In my coaching practice, I often observe that agencies don’t understand the value of learning from the experience but just continue to do the same things (usually because they are run ragged servicing demanding clients) and hope for a different outcome. Predictably, this doesn’t tend to work out too well for them.

If you need to get burned before you learn, your agency is in for a rough ride. But if you’re interested in avoiding unnecessary pain, building a better business, and actually enjoying the process, then read on.

In this article series, I’m going to lay out the four worst mistakes I made as an agency owner (mistakes I see countless agencies making even today), and what you can do to avoid suffering the same fate.

I can’t go back now and change anything – sadly, we haven’t quite worked out time travel yet. But if I can help other business owners avoid these same pitfalls, they won’t need a time machine. And that’s good enough for me.  

The only value in an idea is how it helps you. The greatest business plan ever written is worthless without hard work & execution behind it. So please take the information you find in this series and use it to make your systems, your business and your life better. In the end… that’s all that matters.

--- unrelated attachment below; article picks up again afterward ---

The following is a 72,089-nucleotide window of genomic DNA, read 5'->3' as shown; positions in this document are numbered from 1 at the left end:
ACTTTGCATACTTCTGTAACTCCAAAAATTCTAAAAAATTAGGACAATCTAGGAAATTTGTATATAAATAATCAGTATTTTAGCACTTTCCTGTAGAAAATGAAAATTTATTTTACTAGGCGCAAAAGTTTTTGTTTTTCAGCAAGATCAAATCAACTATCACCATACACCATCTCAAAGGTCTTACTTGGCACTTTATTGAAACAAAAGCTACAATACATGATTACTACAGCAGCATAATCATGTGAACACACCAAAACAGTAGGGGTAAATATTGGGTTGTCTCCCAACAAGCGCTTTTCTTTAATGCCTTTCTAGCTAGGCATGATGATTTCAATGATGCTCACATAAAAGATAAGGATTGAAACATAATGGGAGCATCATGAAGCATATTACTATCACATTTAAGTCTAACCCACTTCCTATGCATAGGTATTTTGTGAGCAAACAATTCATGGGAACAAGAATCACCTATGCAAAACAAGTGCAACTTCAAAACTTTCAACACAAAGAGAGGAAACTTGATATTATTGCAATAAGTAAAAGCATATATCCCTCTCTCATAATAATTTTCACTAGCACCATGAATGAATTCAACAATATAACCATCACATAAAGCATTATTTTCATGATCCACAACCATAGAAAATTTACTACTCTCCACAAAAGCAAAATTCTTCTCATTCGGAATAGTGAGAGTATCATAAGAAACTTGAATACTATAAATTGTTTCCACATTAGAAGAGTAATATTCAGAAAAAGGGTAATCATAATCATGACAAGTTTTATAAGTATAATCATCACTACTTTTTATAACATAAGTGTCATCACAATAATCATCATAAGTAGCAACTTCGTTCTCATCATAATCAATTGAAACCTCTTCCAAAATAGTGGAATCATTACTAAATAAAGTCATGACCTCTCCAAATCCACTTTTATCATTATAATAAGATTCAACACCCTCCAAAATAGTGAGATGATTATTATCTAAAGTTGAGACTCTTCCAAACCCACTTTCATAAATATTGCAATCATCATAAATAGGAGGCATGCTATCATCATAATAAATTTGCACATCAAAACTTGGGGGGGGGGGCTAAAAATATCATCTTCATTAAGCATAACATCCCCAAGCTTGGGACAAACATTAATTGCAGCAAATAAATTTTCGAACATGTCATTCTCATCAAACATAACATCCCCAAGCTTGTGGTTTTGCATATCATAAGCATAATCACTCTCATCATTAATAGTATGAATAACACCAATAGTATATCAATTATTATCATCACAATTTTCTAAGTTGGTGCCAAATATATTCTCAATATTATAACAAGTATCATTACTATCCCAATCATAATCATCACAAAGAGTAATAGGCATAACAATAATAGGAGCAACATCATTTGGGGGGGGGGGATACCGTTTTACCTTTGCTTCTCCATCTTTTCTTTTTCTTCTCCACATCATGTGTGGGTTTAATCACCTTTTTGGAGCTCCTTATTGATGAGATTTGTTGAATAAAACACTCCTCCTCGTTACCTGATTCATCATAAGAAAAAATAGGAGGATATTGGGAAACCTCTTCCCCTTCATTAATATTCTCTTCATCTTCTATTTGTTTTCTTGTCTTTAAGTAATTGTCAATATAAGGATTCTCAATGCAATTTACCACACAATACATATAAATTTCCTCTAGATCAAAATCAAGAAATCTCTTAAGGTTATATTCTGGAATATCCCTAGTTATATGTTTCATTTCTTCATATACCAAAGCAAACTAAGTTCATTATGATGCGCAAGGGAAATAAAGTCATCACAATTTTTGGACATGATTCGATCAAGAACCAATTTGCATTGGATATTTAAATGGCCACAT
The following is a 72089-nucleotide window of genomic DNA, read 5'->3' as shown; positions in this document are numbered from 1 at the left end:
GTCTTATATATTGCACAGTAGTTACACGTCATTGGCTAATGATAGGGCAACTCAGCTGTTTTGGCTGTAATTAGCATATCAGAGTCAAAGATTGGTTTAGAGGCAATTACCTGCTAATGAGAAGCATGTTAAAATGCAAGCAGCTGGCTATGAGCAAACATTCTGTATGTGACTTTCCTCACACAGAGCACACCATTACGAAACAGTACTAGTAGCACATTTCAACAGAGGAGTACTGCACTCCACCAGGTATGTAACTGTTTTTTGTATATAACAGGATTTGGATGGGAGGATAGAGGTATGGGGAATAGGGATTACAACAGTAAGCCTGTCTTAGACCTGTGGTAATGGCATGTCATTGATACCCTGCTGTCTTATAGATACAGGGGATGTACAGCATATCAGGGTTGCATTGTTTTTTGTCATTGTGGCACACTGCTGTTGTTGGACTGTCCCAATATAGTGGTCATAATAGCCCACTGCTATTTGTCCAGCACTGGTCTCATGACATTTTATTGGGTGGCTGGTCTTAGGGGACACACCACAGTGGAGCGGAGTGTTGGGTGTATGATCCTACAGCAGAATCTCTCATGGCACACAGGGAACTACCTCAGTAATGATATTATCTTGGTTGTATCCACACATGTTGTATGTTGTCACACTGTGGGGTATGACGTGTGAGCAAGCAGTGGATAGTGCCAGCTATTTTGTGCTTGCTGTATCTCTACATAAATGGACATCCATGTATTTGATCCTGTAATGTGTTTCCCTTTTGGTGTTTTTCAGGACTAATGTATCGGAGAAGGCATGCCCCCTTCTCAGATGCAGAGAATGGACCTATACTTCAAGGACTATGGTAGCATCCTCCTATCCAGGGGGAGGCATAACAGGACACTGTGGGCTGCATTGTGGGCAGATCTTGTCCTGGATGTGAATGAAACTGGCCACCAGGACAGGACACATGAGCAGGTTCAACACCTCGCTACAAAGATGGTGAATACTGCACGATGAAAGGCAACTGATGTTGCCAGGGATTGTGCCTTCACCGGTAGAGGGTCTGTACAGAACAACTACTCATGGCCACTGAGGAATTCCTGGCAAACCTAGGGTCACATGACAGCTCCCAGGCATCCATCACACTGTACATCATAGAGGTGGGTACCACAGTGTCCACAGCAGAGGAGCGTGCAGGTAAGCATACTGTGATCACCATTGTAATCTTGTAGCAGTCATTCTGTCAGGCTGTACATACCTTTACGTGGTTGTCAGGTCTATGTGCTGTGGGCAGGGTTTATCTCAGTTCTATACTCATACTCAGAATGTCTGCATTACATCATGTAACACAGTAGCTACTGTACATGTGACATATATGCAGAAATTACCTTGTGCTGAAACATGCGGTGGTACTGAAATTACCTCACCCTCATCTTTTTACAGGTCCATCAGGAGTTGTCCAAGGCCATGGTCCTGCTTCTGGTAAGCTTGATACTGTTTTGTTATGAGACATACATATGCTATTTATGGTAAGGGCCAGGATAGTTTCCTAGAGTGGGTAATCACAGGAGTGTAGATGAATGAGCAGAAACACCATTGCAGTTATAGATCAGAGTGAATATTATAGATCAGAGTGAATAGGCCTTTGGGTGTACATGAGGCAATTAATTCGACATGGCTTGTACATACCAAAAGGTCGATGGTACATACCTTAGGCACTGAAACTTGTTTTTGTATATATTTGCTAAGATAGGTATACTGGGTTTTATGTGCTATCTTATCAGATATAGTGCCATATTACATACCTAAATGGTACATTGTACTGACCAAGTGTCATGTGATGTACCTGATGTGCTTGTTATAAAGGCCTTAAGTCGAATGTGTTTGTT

Now, let’s get started.

Mistake #1 – No Vision

Hands down, the biggest thing that held me back from growing my agency as fast as I wanted whilst feeling in control, was not being clear enough on where the business was going.

It wasn’t that I had no idea what I wanted – it’s just that no one ever told me how crucial it was to have a exact destination in mind when you’re setting out to grow your agency.

Maybe you started out as a solopreneur or a freelancer – just one person servicing your clients.

Maybe you were a “proper” agency right from the start, with multiple owners, a few key talents, and a couple of admin staff for good measure.

I’ve had clients from both camps. Worked with bigger businesses, pushing 100+ staff, with client bases to match…

And in my work with businesses of all shapes and sizes, I learned something very interesting:

Most of them had, at one time or another, felt lost on their journey.